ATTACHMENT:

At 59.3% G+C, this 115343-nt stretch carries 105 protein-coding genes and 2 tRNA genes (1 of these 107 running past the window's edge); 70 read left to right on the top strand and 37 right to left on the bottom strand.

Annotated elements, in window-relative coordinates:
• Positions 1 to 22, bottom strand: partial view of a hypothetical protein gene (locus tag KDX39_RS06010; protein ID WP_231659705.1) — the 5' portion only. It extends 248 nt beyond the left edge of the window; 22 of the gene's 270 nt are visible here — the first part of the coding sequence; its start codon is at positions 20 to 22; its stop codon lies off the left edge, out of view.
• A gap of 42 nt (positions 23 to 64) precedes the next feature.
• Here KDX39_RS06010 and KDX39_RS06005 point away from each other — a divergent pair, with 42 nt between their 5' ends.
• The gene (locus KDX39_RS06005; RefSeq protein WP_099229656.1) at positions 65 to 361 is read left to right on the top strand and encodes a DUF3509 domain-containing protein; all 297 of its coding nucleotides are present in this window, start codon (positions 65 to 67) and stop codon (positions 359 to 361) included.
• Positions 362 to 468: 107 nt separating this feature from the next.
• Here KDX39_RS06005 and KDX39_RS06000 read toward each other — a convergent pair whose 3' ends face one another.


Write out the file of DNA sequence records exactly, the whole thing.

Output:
At 59.3% G+C, this 115343-nt stretch carries 105 protein-coding genes and 2 tRNA genes (1 of these 107 running past the window's edge); 70 read left to right on the top strand and 37 right to left on the bottom strand.

Annotated elements, in window-relative coordinates:
• Positions 1 to 22, bottom strand: partial view of a hypothetical protein gene (locus tag KDX39_RS06010; protein ID WP_231659705.1) — the 5' portion only. It extends 248 nt beyond the left edge of the window; 22 of the gene's 270 nt are visible here — the first part of the coding sequence; its start codon is at positions 20 to 22; its stop codon lies off the left edge, out of view.
• A gap of 42 nt (positions 23 to 64) precedes the next feature.
• Here KDX39_RS06010 and KDX39_RS06005 point away from each other — a divergent pair, with 42 nt between their 5' ends.
• The gene (locus KDX39_RS06005; RefSeq protein WP_099229656.1) at positions 65 to 361 is read left to right on the top strand and encodes a DUF3509 domain-containing protein; all 297 of its coding nucleotides are present in this window, start codon (positions 65 to 67) and stop codon (positions 359 to 361) included.
• Positions 362 to 468: 107 nt separating this feature from the next.
• Here KDX39_RS06005 and KDX39_RS06000 read toward each other — a convergent pair whose 3' ends face one another.